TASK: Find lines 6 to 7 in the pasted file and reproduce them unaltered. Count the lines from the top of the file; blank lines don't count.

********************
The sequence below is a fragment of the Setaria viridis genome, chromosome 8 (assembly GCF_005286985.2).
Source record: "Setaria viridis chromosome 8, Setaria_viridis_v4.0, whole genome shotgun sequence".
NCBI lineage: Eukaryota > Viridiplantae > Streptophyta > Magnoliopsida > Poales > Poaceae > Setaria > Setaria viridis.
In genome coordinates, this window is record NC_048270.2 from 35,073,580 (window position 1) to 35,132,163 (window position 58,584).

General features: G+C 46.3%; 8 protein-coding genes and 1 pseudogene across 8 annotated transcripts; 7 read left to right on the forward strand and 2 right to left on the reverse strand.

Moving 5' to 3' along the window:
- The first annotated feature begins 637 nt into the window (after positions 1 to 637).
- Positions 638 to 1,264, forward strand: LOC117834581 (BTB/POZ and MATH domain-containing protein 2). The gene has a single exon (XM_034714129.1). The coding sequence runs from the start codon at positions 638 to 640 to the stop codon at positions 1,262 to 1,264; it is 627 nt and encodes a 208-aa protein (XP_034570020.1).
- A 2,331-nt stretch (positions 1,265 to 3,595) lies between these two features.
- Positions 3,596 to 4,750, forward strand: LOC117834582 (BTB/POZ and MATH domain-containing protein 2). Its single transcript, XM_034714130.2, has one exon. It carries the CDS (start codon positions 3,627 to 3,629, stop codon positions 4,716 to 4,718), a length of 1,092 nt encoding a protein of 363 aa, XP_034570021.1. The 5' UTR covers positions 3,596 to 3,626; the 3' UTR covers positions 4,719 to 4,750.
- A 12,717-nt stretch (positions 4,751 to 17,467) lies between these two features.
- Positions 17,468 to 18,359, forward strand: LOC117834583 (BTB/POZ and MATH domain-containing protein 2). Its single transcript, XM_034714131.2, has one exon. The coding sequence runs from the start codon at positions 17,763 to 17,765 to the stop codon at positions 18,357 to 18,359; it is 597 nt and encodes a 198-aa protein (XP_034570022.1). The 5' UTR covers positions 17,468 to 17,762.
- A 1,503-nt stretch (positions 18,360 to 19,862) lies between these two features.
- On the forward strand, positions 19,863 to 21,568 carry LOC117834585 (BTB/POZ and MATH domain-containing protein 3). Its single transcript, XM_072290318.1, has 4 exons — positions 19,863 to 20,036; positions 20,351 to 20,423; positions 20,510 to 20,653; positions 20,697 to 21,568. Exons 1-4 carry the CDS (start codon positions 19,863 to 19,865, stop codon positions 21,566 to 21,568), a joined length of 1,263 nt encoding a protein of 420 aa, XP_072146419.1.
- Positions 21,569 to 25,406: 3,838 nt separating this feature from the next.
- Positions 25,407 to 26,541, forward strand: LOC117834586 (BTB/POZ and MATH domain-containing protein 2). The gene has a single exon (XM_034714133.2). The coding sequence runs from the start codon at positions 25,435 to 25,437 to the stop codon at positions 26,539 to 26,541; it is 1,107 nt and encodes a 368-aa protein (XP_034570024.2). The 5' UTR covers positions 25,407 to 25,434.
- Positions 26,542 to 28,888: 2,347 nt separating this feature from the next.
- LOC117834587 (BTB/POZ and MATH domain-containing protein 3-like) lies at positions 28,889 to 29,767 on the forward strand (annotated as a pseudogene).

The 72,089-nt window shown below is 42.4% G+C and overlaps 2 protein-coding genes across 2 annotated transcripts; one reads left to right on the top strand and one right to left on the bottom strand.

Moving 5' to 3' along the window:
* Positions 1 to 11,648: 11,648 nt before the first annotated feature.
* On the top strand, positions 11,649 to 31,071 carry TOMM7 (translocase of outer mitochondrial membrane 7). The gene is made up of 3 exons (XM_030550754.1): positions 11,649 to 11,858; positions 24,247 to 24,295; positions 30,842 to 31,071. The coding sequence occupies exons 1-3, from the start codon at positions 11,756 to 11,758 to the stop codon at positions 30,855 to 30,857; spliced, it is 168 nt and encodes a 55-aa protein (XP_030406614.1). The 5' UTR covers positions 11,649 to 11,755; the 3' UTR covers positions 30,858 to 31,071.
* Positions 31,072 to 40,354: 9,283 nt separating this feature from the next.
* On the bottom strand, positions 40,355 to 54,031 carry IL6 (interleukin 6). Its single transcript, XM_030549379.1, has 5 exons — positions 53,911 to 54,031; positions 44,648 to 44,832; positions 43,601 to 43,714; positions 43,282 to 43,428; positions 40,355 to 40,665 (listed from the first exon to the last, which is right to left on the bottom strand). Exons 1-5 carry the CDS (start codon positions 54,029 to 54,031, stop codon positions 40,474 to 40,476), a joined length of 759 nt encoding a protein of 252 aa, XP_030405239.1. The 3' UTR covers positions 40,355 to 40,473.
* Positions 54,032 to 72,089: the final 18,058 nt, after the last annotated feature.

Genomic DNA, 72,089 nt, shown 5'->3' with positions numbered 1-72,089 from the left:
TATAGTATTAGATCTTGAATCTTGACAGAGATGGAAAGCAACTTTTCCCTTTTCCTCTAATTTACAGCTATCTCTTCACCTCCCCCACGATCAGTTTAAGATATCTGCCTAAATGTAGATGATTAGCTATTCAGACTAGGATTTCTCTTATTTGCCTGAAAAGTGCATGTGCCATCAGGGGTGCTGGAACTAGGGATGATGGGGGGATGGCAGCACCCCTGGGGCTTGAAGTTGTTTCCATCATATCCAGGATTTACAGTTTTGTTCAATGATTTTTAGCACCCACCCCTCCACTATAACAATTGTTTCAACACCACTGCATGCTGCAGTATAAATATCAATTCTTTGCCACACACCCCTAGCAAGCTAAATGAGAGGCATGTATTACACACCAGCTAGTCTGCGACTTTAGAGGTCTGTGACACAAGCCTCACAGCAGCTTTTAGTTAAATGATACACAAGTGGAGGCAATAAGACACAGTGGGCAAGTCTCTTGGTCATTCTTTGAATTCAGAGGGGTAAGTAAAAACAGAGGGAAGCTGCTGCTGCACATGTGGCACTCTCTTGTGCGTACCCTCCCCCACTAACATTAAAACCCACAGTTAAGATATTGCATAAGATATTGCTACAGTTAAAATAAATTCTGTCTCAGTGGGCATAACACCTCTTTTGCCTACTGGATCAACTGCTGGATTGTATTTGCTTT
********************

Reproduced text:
Moving 5' to 3' along the window:
- The first annotated feature begins 637 nt into the window (after positions 1 to 637).